*Slave Play,* 10/17/19
Karen and I saw *Slave Play* on Broadway on 10/17/19. It was a hit downtown and moved to Broadway. I'm always curious about a show that's described as "divisive" and "polarizing" - - we were able to get cheap tickets, so we jumped on it. A friend of a friend saw it a few weeks ago and described it as the worst play she had ever seen, which made me want to see it even more!
Warning: this review is going to have many spoilers. I can't think of a way to explain/discuss the show without spoilers.
*Slave Play* is a new play by Jeremy O. Harris, directed by Robert O'Hara. It has a perfectly balanced cast of eight: two Black women, two white women, two Black men, two white men. The play can be split into thirds:
The costuming in the first part was classic 19th century American antebellum style. With deliberate departures...
The first scene (of the first part) was for a Black female slave and a white male overseer. Their conversation was stilted, then tense, then things went in a sexual direction, which was more or less consensual. Karen noticed a number of anachronistic slips in the dialogue in this scene, I didn't pick up on them...!
The second scene was for a white female slave owner and a Black male slave. This scene was front-loaded with the sexual content and it was more overtly funny, maybe because of the anachronistic thigh-high black Latex boots the woman was wearing.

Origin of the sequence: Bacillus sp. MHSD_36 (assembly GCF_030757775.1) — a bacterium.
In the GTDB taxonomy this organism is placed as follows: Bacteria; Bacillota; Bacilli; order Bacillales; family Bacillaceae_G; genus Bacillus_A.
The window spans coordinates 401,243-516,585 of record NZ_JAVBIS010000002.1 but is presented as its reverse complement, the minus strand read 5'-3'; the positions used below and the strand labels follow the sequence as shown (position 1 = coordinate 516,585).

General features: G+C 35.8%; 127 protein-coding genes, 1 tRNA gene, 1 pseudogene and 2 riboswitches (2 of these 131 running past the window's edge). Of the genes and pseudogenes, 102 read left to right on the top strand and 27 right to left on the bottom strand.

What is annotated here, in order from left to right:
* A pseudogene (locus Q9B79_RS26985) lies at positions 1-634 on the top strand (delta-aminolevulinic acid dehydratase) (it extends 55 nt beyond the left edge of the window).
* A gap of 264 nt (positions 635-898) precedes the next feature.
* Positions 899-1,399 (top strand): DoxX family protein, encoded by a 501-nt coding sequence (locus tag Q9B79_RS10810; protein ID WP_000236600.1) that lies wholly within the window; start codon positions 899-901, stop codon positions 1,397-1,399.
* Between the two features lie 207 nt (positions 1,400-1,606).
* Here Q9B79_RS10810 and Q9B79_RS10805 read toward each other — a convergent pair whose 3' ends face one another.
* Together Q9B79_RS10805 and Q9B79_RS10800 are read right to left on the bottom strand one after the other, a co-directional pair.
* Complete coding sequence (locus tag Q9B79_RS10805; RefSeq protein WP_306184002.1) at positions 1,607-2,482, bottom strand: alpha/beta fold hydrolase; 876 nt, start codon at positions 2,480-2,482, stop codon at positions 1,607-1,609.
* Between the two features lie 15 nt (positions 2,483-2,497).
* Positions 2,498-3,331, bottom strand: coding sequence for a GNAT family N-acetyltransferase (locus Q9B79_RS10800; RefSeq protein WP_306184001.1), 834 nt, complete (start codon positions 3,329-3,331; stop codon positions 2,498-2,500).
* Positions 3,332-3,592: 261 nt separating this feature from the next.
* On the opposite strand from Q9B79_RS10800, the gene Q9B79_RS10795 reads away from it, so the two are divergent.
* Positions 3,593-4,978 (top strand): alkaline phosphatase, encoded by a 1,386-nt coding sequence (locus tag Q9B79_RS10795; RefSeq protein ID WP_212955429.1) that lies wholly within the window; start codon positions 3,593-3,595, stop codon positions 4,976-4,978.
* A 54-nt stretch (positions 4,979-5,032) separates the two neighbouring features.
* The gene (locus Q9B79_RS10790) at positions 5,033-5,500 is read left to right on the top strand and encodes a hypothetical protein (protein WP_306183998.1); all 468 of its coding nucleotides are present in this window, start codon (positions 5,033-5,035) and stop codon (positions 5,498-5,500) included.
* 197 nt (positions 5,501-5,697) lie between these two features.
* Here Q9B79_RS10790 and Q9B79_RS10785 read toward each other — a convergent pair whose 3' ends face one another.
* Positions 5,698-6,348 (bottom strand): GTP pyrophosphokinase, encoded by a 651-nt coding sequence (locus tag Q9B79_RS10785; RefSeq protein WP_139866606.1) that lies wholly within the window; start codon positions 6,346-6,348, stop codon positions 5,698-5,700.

The third scene was for a Black male overseer and white male worker. We heard the N word for the first time in this scene, used by the Black man. I was waiting for that word and it was a relief to not have to wait anymore. This scene had more of the power struggle from the first scene, but it had the twist of the Black man in the position of power. Of course things got very heated and it was perplexing to see the men wearing contemporary underwear (I think they were Hanes) under their 19th century costumes.
This scene came to its (ahem) climax and the two other couples appeared onstage, also having sex with each other. Two doors opened on the upper level of the set, revealing two facilitators, a Black woman and a white woman. They said something along the lines of, "Yes, very good! Good work, thank you!" The three couples composed themselves and left the stage.
The two facilitators set up eight yellow metal folding chairs - - one for each of them and a pair for each of the couples. The couples came onstage, wearing contemporary clothes. The scenes we were watching were part of a therapy workshop for couples where one partner is Black and the other is white. The premise is that there will be trouble in this type of relationship until you explicitly address and work through the historical baggage of slavery.
The facilitators get the couples to talk about their experience doing the scenes, how it made them feel, how what they were improvising was informed by their life experience and their relationship with their partners. The Black woman from the first scene was mostly silent, she was having a hard time.